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Chief Justice weighs in on “bail after bail”

The outgoing Chief Justice, Maruping Dibotelo*, this week aired his thoughts on the touchy topic of the granting of bail. Mmegi here reproduces his remarks as part of our continuing efforts to stimulate national discourse on the matter

In 2017, the Botswana Police Service upped the ante by pouncing unannounced on crime scenes following surveillance and intelligence gathering and parading suspects in the public glare on national television.

Using this strategy, police have arrested many suspects and recovered many unaccounted goods ranging from huge amounts of money, household property and drugs courtesy of the sniffer dog “Boots”.

As a matter of fact, a new phenomenon of drug abuse particularly motokwane, especially amongst the youth, has emerged which not only requires better resourcement of the Police Service but the active intervention of the parents and the community to stop the scourge. This is in consonance with the adage “no amount of law enforcement can solve a problem that goes back to the family”.

Added to this are the road accidents which are linked predominantly to careless driving, over-speeding which is turning our roads into racing tracks, unlicensed driving and driving under the influence of alcohol or drugs. Police visibility on our roads has proven to be a deterrent for overzealous motorists.

We in the judiciary, like the rest of the nation, commend the police for the job they are doing and join the appeal for the better resourcement and the establishment of specialised units in the critical areas which impact on investigations.

I wish to assure the nation that the courts will continue to impose deterrent and exemplary sentences upon those convicted of the aforesaid and other offences.

We however note an emerging disturbing perception that whereas the police arrest suspects, the courts are quick and busy frustrating their noble endeavours by releasing the said suspects on bail.

This narrative, if not properly handled, has the effect of setting the public against the judiciary. For example, during the course of last week, the police paraded on the national television, one accused person by the names of Keodiretse Tlhofaetse alleged to have committed the offence of murder whilst on bail for allegedly having committed another offence of murder.

Our records show that on November 15, 2016, this accused person was denied bail by the Village Magistrate Court and remanded in custody with his case being set for next mention on November 29, 2016.

Our records further show that when this accused person appeared before the magistrate on November 29, the police officer who represented the prosecution did not oppose bail.

 Instead he went on to propose conditions under which the accused person was to be released and the court duly released the accused person on the conditions as proposed by the prosecution.

It is worth noting that even though this offence was allegedly committed in 2016, as I speak, the accused person has not been committed for trial

by the High Court. I have in the past, taken advantage of forums such as this and stakeholders conferences to articulate the correct legal position and the situation as it obtains grounded by empirical data.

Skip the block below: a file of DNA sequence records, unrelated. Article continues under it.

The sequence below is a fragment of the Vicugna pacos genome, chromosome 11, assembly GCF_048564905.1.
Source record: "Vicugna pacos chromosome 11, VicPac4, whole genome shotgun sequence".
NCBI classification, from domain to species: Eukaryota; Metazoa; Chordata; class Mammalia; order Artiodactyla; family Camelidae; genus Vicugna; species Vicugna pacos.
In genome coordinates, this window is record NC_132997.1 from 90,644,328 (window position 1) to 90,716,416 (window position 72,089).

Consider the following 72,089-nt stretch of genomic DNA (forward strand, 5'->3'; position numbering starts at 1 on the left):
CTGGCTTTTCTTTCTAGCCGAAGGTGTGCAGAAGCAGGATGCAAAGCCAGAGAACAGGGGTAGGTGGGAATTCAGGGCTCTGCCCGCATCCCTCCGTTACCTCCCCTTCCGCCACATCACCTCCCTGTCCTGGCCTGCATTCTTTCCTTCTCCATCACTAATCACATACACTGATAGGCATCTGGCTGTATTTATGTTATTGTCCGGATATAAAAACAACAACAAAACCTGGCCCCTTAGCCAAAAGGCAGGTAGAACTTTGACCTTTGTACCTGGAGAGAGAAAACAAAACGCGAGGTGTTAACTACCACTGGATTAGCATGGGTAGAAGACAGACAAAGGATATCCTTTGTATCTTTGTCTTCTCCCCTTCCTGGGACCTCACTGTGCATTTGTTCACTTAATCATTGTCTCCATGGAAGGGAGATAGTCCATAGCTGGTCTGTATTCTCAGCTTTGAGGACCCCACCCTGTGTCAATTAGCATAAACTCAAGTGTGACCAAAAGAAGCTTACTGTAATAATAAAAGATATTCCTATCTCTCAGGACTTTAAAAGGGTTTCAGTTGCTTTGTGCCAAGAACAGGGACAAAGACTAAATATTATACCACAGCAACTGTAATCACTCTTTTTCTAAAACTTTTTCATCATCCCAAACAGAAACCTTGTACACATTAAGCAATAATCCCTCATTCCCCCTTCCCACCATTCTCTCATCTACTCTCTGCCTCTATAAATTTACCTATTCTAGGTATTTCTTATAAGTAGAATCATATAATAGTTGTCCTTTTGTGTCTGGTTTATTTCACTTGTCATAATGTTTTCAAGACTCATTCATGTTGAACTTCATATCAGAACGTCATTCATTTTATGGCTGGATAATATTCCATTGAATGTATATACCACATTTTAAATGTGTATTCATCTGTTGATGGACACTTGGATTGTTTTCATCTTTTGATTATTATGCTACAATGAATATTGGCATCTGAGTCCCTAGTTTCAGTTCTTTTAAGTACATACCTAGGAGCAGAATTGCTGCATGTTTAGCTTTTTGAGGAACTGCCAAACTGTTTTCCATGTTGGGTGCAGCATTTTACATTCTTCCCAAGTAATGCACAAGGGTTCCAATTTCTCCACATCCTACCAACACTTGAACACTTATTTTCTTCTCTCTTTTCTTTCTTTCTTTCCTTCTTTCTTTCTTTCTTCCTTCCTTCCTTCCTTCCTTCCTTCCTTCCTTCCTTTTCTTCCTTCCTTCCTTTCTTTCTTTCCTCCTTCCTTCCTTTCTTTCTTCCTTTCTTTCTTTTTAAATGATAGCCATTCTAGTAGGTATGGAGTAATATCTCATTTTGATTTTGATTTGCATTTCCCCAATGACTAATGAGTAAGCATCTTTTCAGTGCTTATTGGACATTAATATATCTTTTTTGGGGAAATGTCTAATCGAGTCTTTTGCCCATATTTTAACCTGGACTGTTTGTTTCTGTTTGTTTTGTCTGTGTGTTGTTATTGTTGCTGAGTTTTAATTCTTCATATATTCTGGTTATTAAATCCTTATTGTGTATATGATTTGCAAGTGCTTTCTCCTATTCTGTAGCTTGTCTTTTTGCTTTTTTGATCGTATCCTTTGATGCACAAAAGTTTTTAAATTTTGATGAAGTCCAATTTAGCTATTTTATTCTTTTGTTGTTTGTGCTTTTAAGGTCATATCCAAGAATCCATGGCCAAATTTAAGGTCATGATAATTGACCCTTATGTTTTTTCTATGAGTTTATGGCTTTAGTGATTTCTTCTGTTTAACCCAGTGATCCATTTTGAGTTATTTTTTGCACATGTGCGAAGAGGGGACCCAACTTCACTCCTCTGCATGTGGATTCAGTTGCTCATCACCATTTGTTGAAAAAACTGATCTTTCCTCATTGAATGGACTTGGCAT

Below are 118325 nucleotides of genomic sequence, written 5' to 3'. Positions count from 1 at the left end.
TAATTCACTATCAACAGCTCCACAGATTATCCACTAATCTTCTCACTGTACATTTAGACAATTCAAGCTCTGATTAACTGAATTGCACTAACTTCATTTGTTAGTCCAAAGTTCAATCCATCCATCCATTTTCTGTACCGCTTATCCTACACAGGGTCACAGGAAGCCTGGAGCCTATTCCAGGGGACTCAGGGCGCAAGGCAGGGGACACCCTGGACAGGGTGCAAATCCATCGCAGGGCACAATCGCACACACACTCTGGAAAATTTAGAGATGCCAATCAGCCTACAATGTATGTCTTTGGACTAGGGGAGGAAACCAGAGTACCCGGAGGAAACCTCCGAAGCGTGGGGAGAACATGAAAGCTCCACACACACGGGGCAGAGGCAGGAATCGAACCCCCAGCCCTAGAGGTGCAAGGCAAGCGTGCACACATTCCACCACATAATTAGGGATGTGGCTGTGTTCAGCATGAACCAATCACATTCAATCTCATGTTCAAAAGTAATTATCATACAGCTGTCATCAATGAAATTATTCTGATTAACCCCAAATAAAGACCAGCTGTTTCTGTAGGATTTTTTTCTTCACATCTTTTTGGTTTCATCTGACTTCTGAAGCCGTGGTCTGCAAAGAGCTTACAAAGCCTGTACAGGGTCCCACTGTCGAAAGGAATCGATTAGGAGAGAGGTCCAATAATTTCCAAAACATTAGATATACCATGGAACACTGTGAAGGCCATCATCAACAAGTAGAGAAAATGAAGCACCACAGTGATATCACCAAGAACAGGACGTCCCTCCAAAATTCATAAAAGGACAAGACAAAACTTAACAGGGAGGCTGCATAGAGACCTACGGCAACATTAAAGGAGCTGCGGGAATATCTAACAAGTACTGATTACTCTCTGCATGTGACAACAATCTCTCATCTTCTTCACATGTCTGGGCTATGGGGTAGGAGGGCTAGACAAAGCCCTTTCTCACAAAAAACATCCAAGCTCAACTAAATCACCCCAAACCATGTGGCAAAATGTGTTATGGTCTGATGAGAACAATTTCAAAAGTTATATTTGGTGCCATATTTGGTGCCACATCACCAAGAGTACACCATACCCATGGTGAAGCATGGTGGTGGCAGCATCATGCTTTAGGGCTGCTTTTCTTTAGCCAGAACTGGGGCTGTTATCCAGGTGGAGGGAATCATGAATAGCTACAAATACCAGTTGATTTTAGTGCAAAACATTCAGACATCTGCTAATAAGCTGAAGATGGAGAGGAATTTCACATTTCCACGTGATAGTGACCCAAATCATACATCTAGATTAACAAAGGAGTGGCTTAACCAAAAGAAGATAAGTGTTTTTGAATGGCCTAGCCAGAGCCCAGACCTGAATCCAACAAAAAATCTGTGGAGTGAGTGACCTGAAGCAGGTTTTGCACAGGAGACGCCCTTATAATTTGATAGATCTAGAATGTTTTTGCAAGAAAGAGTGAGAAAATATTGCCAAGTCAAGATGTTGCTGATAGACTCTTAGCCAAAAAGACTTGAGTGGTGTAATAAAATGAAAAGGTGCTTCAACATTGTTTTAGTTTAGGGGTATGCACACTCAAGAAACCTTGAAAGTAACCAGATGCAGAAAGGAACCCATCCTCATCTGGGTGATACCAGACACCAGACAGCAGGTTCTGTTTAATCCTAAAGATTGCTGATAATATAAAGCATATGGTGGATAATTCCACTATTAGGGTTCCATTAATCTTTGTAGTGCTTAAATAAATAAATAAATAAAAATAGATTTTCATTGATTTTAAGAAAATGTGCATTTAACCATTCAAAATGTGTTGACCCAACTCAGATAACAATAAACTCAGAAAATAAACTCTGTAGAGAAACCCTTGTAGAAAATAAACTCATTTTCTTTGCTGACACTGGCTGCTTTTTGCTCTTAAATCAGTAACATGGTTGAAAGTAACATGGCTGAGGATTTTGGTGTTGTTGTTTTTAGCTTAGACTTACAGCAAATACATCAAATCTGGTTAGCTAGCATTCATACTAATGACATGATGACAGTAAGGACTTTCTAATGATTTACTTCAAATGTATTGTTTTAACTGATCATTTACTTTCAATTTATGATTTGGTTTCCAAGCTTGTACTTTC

Please allow me to quote myself on what I said at the 2013 Legal Year Ceremony. “… the public outcry on its perception on how the judiciary has and is handling the issue of bail in this country is unnerving. I want to assure the nation that their concerns have not fallen on deaf ears.

There seems to be a blame game among stakeholders in the judicial and legal system on the issue of bail in particular with regard to the granting of bail to those who have committed certain types of offences and repeat offenders.

Whilst admitting that it is the court as the arbiter which is vested with the power to decide whether one is released on bail or not, the court does not act in isolation.  Neither does it rely on any other facts other than those presented before it to make a determination and the providers of this information are none other than the police as investigators and the prosecution.”

Statistics from the magistrates courts for the period November 2016 to October 2017 show that 4,207 bail applications were registered of which 731 (17%) were opposed result in 3,476 or 83% being released on bail unopposed.

Of the total number of 3,476 released on bail unopposed, 163 reoffended and were arraigned for similar or other offences.

The total number of applicants refused bail and who have been in custody for a period in excess of three months is 278.

Of this figure, 87 have been in custody for a period in excess of six months, while 17 have been in custody for a period in excess of 12 months pending conclusion of investigations.

It must be emphasised that the denial of bail must not be used as a mechanism for imprisoning people under the guise or pretext that investigations are ongoing. Something tangible has to be produced before the court. Further, Judges of the High Court have resolved that a person denied bail at the Magistrates Court must approach the High Court by way of appeal, save in other exceptional circumstances as there were many instances of queue jumping.

Judges and magistrates live in society and discharge their duties without fear or favour but no oblivious of the context and take all relevant factors into consideration in arriving at their decisions.

*Chief Justice Dibotelo was speaking at the Opening of the Legal Year on Tuesday in Gaborone. Have your say by emailing the editor on




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